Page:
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Tuesday, April 12, 2011

Tait to play for Madurai Ultrasultans and the knock of Misbah

This World Cup 2011 saw some great cricket writing as the coverage perhaps was at its peak.

England had little to celebrate  but this site did throw up more than interesting articles.  A satire is a literary genre or form usually meant to be funny – its purpose is to be constructive criticism using wit as a weapon.  

Here are a couple of ones read at :  Really good satire indeed  :   One after the Aussie Loss and the other after Pak loss – both to India

Australian fast bowler, Shaun Tait, has announced his retirement from Twenty20 cricket, saying that at the age of 28 he can no longer subject his body to the punishing two-over spells demanded of him.
Tait said:
“I’ve never really been the biggest fan of cricket and I just don’t know that it’s worth putting my body at risk for the game any more. I think the longer formats – Tests, one-dayers and Twenty20s – are probably just a bit too much for me at my time of life, so I’ve made this decision to prolong my Super Over career.”
Tait has recently signed a deal with the Madurai Ultrasultans to compete in next season’s Super Over Super League, a five-over a side competition in which he would only have to bowl six balls in a match – plus the inevitable wides.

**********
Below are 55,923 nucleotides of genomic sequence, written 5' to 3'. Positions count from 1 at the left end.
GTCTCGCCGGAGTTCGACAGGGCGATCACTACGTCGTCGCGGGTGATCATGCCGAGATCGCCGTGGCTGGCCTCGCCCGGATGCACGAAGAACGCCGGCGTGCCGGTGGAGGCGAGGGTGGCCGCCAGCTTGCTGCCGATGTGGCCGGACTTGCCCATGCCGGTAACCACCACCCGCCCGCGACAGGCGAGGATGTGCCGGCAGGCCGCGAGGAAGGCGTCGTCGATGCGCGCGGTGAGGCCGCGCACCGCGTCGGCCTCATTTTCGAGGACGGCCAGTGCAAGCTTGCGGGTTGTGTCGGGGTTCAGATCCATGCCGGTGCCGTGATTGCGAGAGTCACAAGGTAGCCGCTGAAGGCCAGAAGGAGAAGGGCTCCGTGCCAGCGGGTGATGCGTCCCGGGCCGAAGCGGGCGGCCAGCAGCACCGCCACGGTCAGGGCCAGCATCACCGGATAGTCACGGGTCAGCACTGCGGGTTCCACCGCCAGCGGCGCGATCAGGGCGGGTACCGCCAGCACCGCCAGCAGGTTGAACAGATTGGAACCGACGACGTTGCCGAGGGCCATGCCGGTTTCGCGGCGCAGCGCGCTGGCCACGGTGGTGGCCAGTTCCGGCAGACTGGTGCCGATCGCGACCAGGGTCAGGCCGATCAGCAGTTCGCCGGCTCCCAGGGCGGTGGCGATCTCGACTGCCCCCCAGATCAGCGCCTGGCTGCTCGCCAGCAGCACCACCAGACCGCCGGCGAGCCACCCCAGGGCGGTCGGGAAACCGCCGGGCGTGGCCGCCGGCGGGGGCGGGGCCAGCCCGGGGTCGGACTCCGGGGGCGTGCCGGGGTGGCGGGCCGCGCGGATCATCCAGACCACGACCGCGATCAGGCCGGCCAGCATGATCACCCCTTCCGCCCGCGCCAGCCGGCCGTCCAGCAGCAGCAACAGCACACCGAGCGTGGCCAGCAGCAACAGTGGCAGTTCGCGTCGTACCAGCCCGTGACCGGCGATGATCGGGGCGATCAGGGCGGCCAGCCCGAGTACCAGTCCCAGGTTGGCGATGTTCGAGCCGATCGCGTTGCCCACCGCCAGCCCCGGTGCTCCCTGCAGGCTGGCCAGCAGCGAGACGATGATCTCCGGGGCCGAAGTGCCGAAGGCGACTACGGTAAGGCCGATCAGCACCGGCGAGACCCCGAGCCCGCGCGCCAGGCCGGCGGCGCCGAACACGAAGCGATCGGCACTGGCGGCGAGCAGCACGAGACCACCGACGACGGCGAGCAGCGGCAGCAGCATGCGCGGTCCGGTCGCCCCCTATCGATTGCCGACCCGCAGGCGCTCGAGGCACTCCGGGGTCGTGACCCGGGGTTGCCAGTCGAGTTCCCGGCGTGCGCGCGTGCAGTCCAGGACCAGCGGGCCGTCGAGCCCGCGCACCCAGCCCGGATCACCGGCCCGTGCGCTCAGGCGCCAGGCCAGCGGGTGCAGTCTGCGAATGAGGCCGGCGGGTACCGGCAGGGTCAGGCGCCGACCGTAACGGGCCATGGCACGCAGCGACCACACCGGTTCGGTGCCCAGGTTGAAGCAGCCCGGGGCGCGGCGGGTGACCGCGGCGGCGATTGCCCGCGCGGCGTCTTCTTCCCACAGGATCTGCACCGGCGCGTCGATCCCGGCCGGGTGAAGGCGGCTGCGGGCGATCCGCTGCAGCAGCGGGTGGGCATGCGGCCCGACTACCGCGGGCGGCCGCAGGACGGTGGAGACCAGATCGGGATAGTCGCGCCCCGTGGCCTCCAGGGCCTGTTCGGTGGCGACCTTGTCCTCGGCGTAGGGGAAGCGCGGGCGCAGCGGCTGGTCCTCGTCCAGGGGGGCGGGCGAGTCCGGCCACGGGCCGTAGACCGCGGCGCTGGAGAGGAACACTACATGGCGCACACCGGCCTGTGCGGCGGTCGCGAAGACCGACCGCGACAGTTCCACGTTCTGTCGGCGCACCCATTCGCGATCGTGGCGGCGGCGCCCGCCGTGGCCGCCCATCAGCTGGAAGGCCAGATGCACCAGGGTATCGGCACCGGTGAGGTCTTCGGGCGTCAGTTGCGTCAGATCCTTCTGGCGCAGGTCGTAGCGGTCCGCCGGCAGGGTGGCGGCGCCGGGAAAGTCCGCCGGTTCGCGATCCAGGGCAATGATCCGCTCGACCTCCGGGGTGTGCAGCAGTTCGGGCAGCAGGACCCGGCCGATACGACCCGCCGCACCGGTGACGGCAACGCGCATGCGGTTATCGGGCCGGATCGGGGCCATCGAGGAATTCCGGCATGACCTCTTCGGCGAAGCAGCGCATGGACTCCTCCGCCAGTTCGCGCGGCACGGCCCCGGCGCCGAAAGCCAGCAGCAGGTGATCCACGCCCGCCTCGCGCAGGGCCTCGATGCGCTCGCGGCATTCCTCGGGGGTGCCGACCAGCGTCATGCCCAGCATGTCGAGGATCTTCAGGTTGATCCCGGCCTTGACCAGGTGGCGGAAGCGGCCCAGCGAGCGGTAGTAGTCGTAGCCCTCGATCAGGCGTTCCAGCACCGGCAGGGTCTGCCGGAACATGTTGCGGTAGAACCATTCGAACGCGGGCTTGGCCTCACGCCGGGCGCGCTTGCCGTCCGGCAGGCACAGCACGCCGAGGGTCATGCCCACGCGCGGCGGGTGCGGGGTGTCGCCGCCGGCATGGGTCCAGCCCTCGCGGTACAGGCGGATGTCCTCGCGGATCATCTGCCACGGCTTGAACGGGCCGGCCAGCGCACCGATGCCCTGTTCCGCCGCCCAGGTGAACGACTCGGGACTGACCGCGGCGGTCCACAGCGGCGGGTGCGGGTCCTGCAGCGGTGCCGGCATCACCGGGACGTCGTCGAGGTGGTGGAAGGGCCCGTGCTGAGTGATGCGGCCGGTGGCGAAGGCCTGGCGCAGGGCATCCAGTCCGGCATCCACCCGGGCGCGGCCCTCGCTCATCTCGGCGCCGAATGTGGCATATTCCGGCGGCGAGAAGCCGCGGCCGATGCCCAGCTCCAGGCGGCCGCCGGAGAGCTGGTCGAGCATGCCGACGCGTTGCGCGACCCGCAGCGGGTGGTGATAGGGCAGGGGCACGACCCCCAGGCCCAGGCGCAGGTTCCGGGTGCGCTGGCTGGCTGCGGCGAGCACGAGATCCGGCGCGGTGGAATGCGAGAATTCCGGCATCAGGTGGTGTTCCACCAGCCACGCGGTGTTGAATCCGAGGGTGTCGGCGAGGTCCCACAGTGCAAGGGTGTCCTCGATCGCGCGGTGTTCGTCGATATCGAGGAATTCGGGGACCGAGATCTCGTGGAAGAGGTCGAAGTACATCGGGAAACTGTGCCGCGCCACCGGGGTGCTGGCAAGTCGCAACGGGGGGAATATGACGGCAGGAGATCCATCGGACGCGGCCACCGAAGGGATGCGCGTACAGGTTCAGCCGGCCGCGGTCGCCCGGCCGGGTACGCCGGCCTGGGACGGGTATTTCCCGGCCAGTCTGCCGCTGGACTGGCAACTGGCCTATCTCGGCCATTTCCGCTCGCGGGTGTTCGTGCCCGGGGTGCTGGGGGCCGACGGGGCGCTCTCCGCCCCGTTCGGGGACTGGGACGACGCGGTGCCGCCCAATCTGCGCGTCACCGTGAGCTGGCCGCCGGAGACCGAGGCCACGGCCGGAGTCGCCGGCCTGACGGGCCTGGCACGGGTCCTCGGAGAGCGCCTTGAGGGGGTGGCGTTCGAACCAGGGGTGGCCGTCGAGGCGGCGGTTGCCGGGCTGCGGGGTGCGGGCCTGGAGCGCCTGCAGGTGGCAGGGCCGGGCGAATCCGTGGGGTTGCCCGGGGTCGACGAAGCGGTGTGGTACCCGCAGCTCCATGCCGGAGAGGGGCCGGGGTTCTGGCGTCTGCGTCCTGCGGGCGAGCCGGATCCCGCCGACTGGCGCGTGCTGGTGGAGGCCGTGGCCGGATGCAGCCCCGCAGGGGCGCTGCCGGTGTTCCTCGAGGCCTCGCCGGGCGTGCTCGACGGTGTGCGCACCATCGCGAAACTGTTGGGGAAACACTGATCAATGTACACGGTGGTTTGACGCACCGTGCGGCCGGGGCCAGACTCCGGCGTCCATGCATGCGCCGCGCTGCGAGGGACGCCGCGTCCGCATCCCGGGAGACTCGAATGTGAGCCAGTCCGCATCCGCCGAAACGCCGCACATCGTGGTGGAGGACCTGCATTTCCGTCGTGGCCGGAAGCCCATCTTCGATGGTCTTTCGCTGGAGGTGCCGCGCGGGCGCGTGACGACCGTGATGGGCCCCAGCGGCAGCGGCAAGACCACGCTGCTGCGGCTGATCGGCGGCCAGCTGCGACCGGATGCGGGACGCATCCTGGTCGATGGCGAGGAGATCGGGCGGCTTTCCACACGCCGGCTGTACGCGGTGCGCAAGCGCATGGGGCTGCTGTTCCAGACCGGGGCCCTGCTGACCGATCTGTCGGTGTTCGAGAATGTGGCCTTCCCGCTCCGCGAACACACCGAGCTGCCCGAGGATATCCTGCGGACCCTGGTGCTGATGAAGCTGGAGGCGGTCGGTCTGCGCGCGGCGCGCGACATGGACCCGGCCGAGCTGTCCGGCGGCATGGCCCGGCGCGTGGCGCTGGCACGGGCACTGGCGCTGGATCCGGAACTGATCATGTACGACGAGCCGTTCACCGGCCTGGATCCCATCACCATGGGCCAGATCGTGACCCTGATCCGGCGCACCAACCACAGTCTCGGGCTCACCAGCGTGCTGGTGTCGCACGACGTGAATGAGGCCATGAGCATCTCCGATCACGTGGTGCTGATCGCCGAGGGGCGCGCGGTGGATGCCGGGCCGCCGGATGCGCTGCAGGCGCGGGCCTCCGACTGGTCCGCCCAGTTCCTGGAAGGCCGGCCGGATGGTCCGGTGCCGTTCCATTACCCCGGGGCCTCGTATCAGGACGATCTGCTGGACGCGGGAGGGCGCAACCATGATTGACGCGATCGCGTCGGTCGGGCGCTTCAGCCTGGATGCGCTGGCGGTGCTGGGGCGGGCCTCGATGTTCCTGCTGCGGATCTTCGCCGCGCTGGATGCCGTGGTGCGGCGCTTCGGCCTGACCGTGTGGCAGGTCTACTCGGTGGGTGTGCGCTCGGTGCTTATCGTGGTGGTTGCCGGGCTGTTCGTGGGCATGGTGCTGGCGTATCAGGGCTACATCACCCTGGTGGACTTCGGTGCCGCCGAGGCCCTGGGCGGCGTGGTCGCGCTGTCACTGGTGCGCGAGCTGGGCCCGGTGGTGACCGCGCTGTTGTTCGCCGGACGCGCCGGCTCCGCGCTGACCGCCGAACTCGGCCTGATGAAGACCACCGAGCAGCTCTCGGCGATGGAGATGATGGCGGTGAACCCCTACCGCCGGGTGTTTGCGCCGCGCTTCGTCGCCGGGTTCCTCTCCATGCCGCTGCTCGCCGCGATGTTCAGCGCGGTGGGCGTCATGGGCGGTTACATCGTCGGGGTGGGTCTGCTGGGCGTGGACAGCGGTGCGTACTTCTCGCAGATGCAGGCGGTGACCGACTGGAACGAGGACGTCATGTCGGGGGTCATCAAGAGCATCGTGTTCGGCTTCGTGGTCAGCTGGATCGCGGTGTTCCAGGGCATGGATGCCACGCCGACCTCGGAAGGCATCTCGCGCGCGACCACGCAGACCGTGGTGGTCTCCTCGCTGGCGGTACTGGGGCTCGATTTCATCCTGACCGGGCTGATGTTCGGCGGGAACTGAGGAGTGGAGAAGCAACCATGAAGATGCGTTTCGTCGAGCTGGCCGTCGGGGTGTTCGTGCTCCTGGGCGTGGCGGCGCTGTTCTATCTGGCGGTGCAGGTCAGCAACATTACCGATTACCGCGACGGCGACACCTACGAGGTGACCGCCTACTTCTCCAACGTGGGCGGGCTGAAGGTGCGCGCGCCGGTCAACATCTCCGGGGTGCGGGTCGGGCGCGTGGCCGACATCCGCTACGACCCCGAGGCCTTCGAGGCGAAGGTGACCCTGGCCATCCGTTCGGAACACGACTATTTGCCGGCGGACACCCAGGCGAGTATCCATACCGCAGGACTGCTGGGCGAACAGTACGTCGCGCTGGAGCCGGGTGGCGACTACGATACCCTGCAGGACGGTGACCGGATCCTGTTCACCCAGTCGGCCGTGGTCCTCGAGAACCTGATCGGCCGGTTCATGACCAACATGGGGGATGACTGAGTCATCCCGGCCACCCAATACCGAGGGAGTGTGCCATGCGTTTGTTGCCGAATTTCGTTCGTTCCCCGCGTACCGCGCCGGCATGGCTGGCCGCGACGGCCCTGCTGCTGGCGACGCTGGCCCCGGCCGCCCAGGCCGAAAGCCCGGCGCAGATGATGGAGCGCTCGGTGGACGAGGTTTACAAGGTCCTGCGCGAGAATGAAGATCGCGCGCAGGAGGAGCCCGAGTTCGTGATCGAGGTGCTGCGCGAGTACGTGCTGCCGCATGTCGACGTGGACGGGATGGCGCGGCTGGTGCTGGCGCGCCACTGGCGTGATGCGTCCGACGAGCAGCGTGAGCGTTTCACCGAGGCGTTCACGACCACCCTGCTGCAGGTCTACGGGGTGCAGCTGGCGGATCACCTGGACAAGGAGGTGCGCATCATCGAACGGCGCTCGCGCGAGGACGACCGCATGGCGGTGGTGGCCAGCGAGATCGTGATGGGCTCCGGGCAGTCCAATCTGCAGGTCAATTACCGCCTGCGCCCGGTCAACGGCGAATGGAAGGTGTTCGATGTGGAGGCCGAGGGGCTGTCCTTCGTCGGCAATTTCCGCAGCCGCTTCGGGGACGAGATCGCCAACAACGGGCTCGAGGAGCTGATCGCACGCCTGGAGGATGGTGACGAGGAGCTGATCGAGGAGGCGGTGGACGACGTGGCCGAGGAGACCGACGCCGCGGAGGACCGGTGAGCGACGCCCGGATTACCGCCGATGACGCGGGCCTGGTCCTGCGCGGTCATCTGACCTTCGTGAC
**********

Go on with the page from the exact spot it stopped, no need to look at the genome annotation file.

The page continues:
Chasing 261 against India, Misbah-ul-Haq didn’t panic. As the run-rate climbed, Misbah kept his cool and as wickets fell, he stood firm, maintaining an almost tangible air of lack-of-intent.
Dead-batting the ball again and again, Misbah sought to wear down the Indian attack to the extent that the match had almost gone for Pakistan before he leapt into action. Then, a man sensing his opportunity, he dead-batted some more.
Misbah wasn’t going to be put off by the fact that Pakistan needed eight or nine an over. He was in the zone. Only when the rate reached six runs a ball did he act, at which point he failed to score, surrendering the match.
It was majestic stuff. Fantastically admirable in its sheer wrong-headedness. Recognising that fact, the giant 28,000 crowd – a crowd that even Wolverhampton Wanderers would be proud of – put aside India’s victory in favour of a magnanimous standing ovation for that man Misbah.
Well played, Misbah. Well played.

Regards – S. Sampathkumar

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